The SWM Project in Madagascar
MADAGASCAR© FAO/David Mansell-Moullin
The Makira Natural Park is teeming with an extremely rich diversity of flora and fauna, including 17 species of lemurs. This park is one of the largest intact forest blocks in the country and many local people depend on it for natural resources. Given the remoteness and lack of available domestic meat, subsistence-level hunting is practised, amongst other activities, by local communities. However, hunting threatens the future of wildlife in the region, particularly for species that are threatened or endangered.
The SWM Project in Madagascar is promoting sustainable use of non-protected wildlife species and an increase in the supply of alternative proteins to replace wild meat consumption. The project therefore aims to ensure food security for local communities, while at the same time conserving endemic species. The project is being implemented by the Wildlife Conservation Society, in collaboration with the Government of Madagascar.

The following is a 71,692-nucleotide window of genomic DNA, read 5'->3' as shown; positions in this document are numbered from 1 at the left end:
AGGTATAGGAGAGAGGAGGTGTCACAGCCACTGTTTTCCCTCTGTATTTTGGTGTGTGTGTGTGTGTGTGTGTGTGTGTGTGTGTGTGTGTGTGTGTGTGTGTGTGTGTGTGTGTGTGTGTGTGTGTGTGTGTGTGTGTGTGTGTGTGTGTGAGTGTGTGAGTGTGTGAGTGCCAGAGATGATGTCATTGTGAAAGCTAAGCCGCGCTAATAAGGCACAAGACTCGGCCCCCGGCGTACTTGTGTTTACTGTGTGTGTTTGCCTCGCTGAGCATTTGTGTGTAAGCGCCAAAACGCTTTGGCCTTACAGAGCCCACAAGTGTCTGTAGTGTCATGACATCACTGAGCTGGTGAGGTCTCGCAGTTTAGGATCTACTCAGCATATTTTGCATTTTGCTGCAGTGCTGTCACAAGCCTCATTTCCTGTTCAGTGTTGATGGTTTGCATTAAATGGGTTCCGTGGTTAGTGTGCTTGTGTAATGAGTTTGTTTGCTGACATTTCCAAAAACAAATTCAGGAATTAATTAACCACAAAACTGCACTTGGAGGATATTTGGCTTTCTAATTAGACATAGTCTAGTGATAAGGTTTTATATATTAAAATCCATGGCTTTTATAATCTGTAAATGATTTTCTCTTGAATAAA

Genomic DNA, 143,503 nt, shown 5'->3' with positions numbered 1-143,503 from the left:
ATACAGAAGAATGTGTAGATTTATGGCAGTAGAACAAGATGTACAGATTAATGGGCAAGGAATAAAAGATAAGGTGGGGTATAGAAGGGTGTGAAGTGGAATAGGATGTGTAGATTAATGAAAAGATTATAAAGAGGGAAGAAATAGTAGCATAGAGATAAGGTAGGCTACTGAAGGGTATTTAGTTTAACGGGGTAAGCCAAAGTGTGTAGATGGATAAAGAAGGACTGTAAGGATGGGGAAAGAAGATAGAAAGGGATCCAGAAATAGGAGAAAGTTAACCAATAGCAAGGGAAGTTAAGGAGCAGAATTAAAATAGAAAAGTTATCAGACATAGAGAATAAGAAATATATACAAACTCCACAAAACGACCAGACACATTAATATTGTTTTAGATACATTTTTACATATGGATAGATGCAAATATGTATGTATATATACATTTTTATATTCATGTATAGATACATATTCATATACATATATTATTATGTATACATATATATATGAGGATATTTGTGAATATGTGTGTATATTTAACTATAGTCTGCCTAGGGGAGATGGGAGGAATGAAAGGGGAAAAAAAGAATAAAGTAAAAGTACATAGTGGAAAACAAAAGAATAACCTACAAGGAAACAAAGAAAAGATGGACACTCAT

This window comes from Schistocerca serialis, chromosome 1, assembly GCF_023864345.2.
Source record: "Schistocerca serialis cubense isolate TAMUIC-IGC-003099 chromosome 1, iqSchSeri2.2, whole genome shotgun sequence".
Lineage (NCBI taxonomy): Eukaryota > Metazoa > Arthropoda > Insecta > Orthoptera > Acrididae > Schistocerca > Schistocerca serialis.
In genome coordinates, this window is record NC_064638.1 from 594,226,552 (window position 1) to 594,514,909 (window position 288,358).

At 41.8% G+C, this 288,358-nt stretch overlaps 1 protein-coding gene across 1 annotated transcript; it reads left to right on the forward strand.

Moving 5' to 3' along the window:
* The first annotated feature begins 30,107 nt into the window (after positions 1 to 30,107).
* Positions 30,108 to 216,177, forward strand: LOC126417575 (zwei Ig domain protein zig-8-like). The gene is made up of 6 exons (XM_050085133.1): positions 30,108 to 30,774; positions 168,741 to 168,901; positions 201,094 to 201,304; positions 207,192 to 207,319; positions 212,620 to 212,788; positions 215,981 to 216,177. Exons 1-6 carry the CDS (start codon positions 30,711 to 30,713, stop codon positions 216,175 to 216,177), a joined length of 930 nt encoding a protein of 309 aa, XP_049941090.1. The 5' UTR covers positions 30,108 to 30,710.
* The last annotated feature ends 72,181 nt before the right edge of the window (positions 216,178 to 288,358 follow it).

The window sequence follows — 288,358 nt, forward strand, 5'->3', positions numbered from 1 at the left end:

DID YOU KNOW?
- Makira Natural Park is home to more than 60 species of mammals (including 17 species of lemurs), more than 120 species of birds and more than 200 species of reptiles and amphibians.
- Around the Makira Natural Park, some slow-breeding species such as lemurs are particularly vulnerable to hunting and are already in decline.
- To date, more than 600 chickens and 200 kg of improved maize seeds have been provided to programme beneficiaries to support the development of poultry farming (watch Nirina’s video).
- Village “vaccinators” were trained in the 10 project sites, in partnership with health veterinarians, and 6 veterinary kiosks were installed, which enabled the vaccination of 1 356 chickens during the first six months.
- More than 430 legal texts on wildlife management and domestic animal production have been identified and analysed (see the SWM Programme Legal Hub in Madagascar, in French only).